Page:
U.S. Postal Service hemorrhaging money, running out of options

(Image: Flickr Creative Commons/Aranami)

This week, the U.S. Postal Service issued a new price hike. The change doesn’t affect the price of a basic first-class stamp, so it’s gone unnoticed by most consumers, but it’s the latest desperate volley from the Postal Service to stem the coming tide of insolvency.

Postal Service officials have blamed the recession for the agency’s financial woes, but the economy is simply exacerbating lost postal revenue from the greater trend of paperless communication. According to internal estimates, lost revenue will skyrocket over the next decade, putting the Post Office a staggering quarter-trillion dollars ($238 billion to be exact) in the red by 2021 if current trends continue.

For several years, the Postal Service has been considering cutting Saturday delivery in order to slow down some of its losses. Polls have shown that the public is in support of cutting Saturday service, and the Postmaster General has strongly advocated doing so. However, last month, the U.S. Postal Regulatory Commission (PRC), an independent government body, released a report (PDF) concluding that the Postal Service has vastly overestimated the savings that a five-day delivery schedule would provide and that any savings would be undercut by the diminished quality of service stemming from such a reduced schedule.

The PRC says that dropping Saturday service would result in annual overall savings of $1.7 billion, compared to the Postal Service estimate of $3.1 billion — no small number, but a drop in the bucket compared to what the Postal Service stands to lose.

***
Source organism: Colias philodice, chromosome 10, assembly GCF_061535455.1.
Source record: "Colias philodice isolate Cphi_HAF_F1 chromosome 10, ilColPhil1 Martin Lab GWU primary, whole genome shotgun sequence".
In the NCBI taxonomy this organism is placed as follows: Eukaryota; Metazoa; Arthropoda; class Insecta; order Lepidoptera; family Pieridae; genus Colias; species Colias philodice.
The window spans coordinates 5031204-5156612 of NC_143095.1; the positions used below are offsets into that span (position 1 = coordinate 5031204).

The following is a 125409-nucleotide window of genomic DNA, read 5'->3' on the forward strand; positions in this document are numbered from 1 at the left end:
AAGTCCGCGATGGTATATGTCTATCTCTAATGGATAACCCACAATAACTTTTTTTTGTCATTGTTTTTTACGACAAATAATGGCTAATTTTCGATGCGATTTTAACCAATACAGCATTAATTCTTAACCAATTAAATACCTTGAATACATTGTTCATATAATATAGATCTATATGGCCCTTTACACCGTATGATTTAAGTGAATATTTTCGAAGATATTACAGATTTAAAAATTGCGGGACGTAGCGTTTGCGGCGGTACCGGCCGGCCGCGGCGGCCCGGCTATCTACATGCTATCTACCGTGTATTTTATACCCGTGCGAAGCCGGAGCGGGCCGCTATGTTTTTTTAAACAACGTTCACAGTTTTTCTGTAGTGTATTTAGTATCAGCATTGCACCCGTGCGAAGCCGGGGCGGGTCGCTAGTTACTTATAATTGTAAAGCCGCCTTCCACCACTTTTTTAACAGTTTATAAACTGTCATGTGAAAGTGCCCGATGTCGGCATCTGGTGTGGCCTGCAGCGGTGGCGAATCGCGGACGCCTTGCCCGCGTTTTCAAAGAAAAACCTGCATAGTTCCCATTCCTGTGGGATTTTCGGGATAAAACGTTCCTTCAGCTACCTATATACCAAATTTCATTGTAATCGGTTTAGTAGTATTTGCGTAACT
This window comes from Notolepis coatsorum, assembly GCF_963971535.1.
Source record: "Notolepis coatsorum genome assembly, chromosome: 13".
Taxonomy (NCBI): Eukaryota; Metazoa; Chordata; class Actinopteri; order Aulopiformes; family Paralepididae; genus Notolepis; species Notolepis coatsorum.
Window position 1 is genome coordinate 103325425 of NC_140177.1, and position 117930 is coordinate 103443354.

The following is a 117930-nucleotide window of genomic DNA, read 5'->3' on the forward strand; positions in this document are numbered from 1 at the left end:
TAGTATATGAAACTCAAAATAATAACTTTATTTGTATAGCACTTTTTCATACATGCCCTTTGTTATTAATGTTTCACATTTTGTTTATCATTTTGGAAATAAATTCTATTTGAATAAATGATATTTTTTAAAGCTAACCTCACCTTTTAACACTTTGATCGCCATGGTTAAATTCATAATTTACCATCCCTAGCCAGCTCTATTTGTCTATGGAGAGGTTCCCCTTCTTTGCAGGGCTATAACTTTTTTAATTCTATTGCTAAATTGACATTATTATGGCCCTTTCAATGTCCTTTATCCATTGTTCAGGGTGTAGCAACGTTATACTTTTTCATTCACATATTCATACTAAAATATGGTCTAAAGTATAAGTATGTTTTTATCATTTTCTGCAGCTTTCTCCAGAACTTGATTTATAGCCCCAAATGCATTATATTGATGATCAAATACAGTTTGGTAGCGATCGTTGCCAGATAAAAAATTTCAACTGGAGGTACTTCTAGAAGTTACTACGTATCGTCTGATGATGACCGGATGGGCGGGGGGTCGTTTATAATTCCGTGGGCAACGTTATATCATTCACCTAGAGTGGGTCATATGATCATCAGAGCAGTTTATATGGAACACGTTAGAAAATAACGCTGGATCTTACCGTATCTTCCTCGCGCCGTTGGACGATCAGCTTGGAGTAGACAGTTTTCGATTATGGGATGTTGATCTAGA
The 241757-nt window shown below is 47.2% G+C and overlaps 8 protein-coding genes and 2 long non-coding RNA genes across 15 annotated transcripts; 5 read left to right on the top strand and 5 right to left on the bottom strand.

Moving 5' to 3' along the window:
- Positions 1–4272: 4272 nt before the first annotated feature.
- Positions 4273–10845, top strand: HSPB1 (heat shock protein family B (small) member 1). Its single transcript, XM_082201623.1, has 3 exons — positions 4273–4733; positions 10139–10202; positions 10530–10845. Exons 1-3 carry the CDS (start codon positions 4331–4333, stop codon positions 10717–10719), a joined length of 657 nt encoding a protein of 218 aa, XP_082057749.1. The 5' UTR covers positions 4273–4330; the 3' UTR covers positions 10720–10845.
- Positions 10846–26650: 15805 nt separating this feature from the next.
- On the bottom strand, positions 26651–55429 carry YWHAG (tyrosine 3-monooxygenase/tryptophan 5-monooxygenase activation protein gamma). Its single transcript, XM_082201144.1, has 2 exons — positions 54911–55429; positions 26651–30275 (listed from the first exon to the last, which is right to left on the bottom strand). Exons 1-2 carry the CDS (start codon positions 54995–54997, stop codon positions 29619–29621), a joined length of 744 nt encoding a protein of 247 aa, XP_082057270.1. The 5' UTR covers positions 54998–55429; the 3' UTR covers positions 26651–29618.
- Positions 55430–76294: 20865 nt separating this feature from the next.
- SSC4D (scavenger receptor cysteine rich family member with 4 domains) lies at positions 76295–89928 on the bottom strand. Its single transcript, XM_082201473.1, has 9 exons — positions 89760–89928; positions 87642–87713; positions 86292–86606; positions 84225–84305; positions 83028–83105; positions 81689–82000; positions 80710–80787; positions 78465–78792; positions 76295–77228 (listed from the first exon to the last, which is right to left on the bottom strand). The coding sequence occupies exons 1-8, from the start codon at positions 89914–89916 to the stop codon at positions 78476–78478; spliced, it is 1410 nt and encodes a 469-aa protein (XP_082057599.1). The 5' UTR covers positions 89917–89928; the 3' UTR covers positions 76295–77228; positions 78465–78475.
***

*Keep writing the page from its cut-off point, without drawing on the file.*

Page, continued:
The USPS has stood by its own estimates. The Postal Service and the PRC have dueling requests to Congress to take their side of the issue, but given the USPS is almost 100 percent privately-funded, an overhaul is unlikely to be a top priority for lawmakers during the current budget crunch.

The Postal Service’s own budget crisis means that it will run out of money to remain fully operational by September 30. “We will pay employees and deliver mail,” Postmaster General Patrick Donahoe told a House subcommittee last month. “The thing we will not do is be able to pay the federal government.”

The greatest impact of defaulting on its obligations would be an inability to continue funding retiree health benefits. To fix the situation, the USPS and the American Postal Workers Union are renegotiating their labor contract to up employee contributions to pensions and increase “noncareer” flexible jobs, but the estimated $3.8 billion saved over four years is still not enough to make up for the Postal Service’s losses, both immediate and long-term.

Some Republicans in Congress have seized the opportunity to continue their party’s national push against unions. Rep. Darrell Issa (R-Calif.), chairman of the House Committee on Oversight and Government Reform and no friend of labor, has pledged to review the new labor contract.

“The real issue facing the Postal Service right now is labor costs, which make up 80 cents of every dollar they spend,” committee member Rep. Dennis Ross (R-Fla.) said in a statement.

Still, with many deriding internal and Democrat-offered solutions to the Postal Service’s seemingly intractable revenue problem for being unrealistically optimistic, the USPS will have to find a solution somewhere, somehow that’s acceptable to its 670,000 employees (down from a high of more than 900,000 in 1999) without putting itself in danger of total collapse. The future of the mail depends on it.

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